The Scottish Government has been urged to consider a national clean-up fund to help landowners and farmers deal with a surge in fly-tipping.
The plea comes from Perth and Kinross Council’s environment convener Angus Forbes, following a sharp increase of illegal dumping across the region including a case near Scone woodlands that he had described as the worst he’d ever seen.
The issue was highlighted again on Friday morning, when a dog-walker came across a mountain of children’s toys, broken appliances and smashed furniture at the historic Kincladie Wood, near Dunning.
Mr Forbes said he hoped problems will die down as soon as recycling centres reopen in the coming days.
But he has meantime urged ministers to look into setting up a pot of money to help private landowners pay for the clean up. He said the money could be shared to local authorities based on a distribution model agreed by Cosla.
The Conservative councillor said he was delighted the recycling centres were due to re-open. “What we need now is a nationwide clean-up fund to remove the huge piles of fly-tipping we see across the country,” he said. “Whilst some of this is on public land, a lot of it is on private land which is putting extra financial pressure on hard-working farmers.”
The move has been backed by local MSP Liz Smith. “I feel that the Scottish Government should set up necessary funding to enable a nationwide clean-up,” she said. “There was definitely a link between the spike in fly-tipping and the temporary closures of recycling facilities.”
NFU Scotland Chief Executive Scott Walker said he didn’t want to comment on the idea of a central funding scheme at this stage, but added: “There isn’t an area of Scotland unaffected by reckless and unnecessary dumping of waste in our beautiful countryside during this crisis.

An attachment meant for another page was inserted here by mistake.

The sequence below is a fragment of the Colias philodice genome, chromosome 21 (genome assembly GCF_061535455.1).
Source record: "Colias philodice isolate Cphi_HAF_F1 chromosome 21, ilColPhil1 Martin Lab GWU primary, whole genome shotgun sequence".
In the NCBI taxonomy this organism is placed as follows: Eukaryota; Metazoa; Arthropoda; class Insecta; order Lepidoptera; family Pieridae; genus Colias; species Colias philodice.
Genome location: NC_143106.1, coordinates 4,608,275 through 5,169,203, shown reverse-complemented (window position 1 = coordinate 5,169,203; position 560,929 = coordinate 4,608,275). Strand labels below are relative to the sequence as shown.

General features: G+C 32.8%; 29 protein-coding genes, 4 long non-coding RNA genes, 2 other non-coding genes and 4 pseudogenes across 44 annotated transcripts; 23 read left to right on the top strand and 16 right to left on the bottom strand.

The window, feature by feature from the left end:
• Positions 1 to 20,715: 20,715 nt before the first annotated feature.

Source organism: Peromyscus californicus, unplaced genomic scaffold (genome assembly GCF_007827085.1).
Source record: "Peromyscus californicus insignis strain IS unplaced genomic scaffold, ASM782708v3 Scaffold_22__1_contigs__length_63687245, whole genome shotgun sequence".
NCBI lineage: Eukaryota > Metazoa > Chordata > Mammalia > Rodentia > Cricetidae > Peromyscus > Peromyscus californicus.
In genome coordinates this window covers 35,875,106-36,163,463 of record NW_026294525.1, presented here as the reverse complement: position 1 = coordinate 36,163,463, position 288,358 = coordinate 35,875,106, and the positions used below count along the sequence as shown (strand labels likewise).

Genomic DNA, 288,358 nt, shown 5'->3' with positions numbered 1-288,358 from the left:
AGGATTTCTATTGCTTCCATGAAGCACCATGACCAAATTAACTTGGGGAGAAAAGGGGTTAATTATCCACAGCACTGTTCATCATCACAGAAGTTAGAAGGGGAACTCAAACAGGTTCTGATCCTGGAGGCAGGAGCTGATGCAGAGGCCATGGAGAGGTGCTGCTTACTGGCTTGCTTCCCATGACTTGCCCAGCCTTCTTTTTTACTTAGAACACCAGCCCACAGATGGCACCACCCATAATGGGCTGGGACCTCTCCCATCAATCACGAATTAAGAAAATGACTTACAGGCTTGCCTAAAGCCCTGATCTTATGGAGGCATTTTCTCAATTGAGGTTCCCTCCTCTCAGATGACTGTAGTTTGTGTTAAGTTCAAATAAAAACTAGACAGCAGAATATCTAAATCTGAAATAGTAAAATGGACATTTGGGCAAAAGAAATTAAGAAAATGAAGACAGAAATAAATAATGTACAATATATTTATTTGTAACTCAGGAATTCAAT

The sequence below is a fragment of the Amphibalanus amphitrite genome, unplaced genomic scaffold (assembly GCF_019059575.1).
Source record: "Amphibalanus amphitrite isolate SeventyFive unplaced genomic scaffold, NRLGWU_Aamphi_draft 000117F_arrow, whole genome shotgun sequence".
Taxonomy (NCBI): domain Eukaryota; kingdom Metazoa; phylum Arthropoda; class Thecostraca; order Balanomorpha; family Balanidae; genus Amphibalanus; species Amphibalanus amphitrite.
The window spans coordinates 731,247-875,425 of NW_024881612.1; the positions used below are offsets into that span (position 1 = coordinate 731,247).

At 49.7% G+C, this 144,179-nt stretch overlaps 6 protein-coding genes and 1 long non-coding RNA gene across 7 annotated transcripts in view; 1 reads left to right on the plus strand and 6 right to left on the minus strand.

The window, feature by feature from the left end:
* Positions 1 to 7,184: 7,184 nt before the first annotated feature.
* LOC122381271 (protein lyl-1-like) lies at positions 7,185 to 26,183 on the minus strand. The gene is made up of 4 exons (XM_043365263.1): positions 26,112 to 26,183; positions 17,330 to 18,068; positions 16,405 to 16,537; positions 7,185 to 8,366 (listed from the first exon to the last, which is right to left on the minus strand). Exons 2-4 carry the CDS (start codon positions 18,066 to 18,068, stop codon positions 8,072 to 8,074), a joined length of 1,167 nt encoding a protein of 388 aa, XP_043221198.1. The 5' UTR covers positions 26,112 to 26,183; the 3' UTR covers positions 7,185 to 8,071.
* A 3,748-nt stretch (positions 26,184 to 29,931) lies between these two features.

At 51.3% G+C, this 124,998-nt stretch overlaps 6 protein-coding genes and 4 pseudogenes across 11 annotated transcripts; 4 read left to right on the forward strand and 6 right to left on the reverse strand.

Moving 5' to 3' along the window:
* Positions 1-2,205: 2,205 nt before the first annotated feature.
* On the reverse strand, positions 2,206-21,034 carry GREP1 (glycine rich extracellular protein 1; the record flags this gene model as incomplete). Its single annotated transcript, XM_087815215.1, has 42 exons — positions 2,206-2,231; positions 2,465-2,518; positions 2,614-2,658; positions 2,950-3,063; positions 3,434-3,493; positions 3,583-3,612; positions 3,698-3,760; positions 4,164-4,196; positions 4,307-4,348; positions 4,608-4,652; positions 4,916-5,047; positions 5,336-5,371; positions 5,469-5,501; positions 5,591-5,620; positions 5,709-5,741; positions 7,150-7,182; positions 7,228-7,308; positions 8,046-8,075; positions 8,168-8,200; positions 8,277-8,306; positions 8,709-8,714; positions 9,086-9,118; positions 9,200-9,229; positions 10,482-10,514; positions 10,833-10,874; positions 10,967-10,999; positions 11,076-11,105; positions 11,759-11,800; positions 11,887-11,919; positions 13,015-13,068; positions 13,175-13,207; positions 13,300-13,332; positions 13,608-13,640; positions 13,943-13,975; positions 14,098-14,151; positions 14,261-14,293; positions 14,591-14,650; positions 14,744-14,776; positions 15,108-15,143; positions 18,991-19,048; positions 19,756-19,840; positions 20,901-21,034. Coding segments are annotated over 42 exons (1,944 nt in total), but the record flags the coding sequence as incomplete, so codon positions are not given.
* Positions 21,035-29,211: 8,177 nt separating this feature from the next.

“Given the spike in fly-tipping across Scotland, with NFU Scotland receiving more than 100 reports of incidents from members in recent weeks, the planned reopening of local authority recycling centres next week must bring an immediate halt to this blight.”
The 20-acre Kincladie Wood – home to an old Roman camp and the site where three witches and a wizard were reputedly burnt at the stake in the 17th century – was bought by locals several years ago.
Local resident Richard Smith was walking his spaniel Monty through the woodland trail when he saw a sprawling mass of dumped household items.
“Everyone was very upset to see this callous disregard for our beautiful wood and countryside,” he said.
The waste – including a broken TV and child’s play-kitchen set – was left at a small car park, off the Dunning to Bridge of Earn road.
“The washing machine even had washing in it,” he said. “It is shocking to see the way some people have just dumped their rubbish here. There is no excuse for this at all, although I do wonder why councils closed their waste disposal and recycling sites when they could have kept them open and ensure that social distancing was observed.”
Local SNP councillor Tom Gray said: “The increase in fly-tipping is a particularly tragic outcome at such a time when the vast majority are pulling together toward the safety, health and wellbeing of everyone – nowhere any more so that by the community of Dunning.
“All communities throughout Perth and Kinross have experienced such wanton anti social behaviour, and it is difficult to comprehend the mindset leading to litter and fly-tipping anywhere, and at any time.
“The simple fact is that someone, invariably the council though often land occupiers, must remove it or pay for its removal.”